May 19, 2014 § Leave a comment
The word “GDP” (gross domestic product) itself has become well-known worldwide and also been used to measure economic growth. GDP is, without a doubt, a powerful and useful tool to provide a country’s production, expenditure, and income streams, as well as the flow of goods across borders. Additionally, it has provided essential guidance to countries in the sense of helping them to track economic gains that have improved citizens’ quality of life considerably. For instance, GDP per capita is often employed to measure citizens’ well-being.
The concept of GDP sounds perfect, however, it fails to measure crucial factors. GDP fails to account for changes in a country’s stock of assets. In this regard, it is difficult for policymakers to balance economic, social, and environmental concerns. In short, policymakers need to apply other measures such as health, education, and the state of the natural environment in order to attain the long-term health of the economy.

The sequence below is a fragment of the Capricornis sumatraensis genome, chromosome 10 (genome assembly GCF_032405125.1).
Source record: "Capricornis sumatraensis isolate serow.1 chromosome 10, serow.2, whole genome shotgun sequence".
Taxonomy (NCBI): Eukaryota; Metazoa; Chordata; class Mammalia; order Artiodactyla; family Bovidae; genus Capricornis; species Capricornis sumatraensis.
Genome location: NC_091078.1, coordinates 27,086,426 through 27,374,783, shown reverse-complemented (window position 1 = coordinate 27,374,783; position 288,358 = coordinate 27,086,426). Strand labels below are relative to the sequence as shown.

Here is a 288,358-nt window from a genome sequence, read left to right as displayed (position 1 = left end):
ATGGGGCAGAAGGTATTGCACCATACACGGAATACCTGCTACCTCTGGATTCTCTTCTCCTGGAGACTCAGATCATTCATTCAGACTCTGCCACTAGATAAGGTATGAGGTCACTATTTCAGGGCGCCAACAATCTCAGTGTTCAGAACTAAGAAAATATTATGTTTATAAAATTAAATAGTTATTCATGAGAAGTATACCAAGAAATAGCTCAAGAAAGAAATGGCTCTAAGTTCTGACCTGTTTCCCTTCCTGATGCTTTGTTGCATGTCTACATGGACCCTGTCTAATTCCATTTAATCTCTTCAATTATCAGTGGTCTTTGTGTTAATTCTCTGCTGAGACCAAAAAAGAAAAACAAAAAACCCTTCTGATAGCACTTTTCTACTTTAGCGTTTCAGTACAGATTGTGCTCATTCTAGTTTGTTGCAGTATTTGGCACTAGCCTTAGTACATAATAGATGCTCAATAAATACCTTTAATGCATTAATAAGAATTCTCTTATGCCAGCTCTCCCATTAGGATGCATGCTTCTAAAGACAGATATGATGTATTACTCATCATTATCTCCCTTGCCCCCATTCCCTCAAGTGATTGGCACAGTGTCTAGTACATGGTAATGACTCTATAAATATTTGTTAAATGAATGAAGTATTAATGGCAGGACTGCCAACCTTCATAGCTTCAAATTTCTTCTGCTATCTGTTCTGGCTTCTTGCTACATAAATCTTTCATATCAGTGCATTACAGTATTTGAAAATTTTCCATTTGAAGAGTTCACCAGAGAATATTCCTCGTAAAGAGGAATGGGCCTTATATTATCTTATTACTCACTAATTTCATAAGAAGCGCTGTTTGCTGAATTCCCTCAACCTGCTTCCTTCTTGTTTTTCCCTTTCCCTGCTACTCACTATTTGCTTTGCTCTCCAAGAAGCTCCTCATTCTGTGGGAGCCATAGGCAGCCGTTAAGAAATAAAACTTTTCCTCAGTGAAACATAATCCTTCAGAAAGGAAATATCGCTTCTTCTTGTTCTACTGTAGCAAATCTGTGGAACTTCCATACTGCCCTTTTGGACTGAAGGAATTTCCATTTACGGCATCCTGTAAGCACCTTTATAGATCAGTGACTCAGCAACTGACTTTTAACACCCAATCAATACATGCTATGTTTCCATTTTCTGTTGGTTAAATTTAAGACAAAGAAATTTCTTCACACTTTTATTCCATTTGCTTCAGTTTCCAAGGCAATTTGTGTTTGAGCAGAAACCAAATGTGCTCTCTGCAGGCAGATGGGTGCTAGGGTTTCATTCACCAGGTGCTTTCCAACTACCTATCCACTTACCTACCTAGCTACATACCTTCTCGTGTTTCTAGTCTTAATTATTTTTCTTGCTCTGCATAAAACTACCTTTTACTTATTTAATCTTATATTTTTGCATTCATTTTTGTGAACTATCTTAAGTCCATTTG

The national income total is thus an amalgam of relatively accurate and only approximate estimates rather than a unique, highly precise measurement. In view of the approximate character of the national income figures small differences or changes should not be taken an unequivocal indications that differences actually exist or that changes have actually occurred (Kuznets, 1934, p.12).
As a result, the incapability of GDP has been widely discussed and subsequently “sustainable development” has been introduced in the mid-80s. However, most of the countries in the world still largely rely on GDP although they are aware of the need for more thorough and extensive measures for development. In order to challenge the sole dependency on GDP, it is crucial to change our education systems, political structures, and institutions.
Kuznets, S. (1934) ‘National Income, 1929-1932’, The National Bureau of Economic Research, pp.1-12